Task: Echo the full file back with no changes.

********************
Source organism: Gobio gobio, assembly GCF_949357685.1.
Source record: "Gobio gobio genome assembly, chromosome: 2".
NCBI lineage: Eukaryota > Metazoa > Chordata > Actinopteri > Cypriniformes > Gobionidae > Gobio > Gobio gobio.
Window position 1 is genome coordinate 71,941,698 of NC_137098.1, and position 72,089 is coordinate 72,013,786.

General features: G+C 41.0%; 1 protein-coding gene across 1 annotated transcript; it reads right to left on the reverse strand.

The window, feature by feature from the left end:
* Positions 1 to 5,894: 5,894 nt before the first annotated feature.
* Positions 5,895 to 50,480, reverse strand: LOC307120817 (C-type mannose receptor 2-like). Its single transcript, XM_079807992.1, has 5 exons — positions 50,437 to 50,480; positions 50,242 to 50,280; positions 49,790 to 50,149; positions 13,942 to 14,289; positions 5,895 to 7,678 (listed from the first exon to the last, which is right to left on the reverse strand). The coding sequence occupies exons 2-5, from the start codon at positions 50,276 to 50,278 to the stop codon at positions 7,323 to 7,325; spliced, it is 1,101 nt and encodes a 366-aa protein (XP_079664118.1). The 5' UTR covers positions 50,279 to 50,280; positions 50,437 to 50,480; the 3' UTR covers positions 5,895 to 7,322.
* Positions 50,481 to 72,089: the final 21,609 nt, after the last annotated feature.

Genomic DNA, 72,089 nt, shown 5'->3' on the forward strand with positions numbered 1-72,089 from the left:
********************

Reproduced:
Source organism: Gobio gobio, assembly GCF_949357685.1.
Source record: "Gobio gobio genome assembly, chromosome: 2".
NCBI lineage: Eukaryota > Metazoa > Chordata > Actinopteri > Cypriniformes > Gobionidae > Gobio > Gobio gobio.
Window position 1 is genome coordinate 71,941,698 of NC_137098.1, and position 72,089 is coordinate 72,013,786.

General features: G+C 41.0%; 1 protein-coding gene across 1 annotated transcript; it reads right to left on the reverse strand.

The window, feature by feature from the left end:
* Positions 1 to 5,894: 5,894 nt before the first annotated feature.
* Positions 5,895 to 50,480, reverse strand: LOC307120817 (C-type mannose receptor 2-like). Its single transcript, XM_079807992.1, has 5 exons — positions 50,437 to 50,480; positions 50,242 to 50,280; positions 49,790 to 50,149; positions 13,942 to 14,289; positions 5,895 to 7,678 (listed from the first exon to the last, which is right to left on the reverse strand). The coding sequence occupies exons 2-5, from the start codon at positions 50,276 to 50,278 to the stop codon at positions 7,323 to 7,325; spliced, it is 1,101 nt and encodes a 366-aa protein (XP_079664118.1). The 5' UTR covers positions 50,279 to 50,280; positions 50,437 to 50,480; the 3' UTR covers positions 5,895 to 7,322.
* Positions 50,481 to 72,089: the final 21,609 nt, after the last annotated feature.

Genomic DNA, 72,089 nt, shown 5'->3' on the forward strand with positions numbered 1-72,089 from the left: